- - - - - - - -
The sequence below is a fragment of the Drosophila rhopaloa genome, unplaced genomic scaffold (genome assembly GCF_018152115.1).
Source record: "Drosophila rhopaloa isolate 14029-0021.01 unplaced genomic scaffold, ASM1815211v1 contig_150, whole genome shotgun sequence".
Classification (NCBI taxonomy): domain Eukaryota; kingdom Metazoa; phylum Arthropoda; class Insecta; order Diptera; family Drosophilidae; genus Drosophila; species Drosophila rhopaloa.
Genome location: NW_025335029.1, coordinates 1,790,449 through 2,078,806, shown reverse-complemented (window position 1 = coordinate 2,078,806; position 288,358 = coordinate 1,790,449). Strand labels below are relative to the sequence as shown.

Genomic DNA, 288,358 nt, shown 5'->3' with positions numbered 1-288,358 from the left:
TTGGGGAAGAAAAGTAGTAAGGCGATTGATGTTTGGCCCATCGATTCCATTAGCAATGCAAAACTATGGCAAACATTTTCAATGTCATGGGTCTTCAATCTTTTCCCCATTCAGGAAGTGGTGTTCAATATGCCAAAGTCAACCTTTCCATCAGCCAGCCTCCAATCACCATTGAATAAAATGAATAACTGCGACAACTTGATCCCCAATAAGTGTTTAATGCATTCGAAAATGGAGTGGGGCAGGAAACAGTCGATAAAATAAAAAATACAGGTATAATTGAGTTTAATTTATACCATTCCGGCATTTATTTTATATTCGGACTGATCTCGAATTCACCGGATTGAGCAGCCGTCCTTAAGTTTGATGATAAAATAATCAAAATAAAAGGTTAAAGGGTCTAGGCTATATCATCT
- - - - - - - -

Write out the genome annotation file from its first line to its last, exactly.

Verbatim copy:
The sequence below is a fragment of the Drosophila rhopaloa genome, unplaced genomic scaffold (genome assembly GCF_018152115.1).
Source record: "Drosophila rhopaloa isolate 14029-0021.01 unplaced genomic scaffold, ASM1815211v1 contig_150, whole genome shotgun sequence".
Classification (NCBI taxonomy): domain Eukaryota; kingdom Metazoa; phylum Arthropoda; class Insecta; order Diptera; family Drosophilidae; genus Drosophila; species Drosophila rhopaloa.
Genome location: NW_025335029.1, coordinates 1,790,449 through 2,078,806, shown reverse-complemented (window position 1 = coordinate 2,078,806; position 288,358 = coordinate 1,790,449). Strand labels below are relative to the sequence as shown.

Genomic DNA, 288,358 nt, shown 5'->3' with positions numbered 1-288,358 from the left:
TTGGGGAAGAAAAGTAGTAAGGCGATTGATGTTTGGCCCATCGATTCCATTAGCAATGCAAAACTATGGCAAACATTTTCAATGTCATGGGTCTTCAATCTTTTCCCCATTCAGGAAGTGGTGTTCAATATGCCAAAGTCAACCTTTCCATCAGCCAGCCTCCAATCACCATTGAATAAAATGAATAACTGCGACAACTTGATCCCCAATAAGTGTTTAATGCATTCGAAAATGGAGTGGGGCAGGAAACAGTCGATAAAATAAAAAATACAGGTATAATTGAGTTTAATTTATACCATTCCGGCATTTATTTTATATTCGGACTGATCTCGAATTCACCGGATTGAGCAGCCGTCCTTAAGTTTGATGATAAAATAATCAAAATAAAAGGTTAAAGGGTCTAGGCTATATCATCT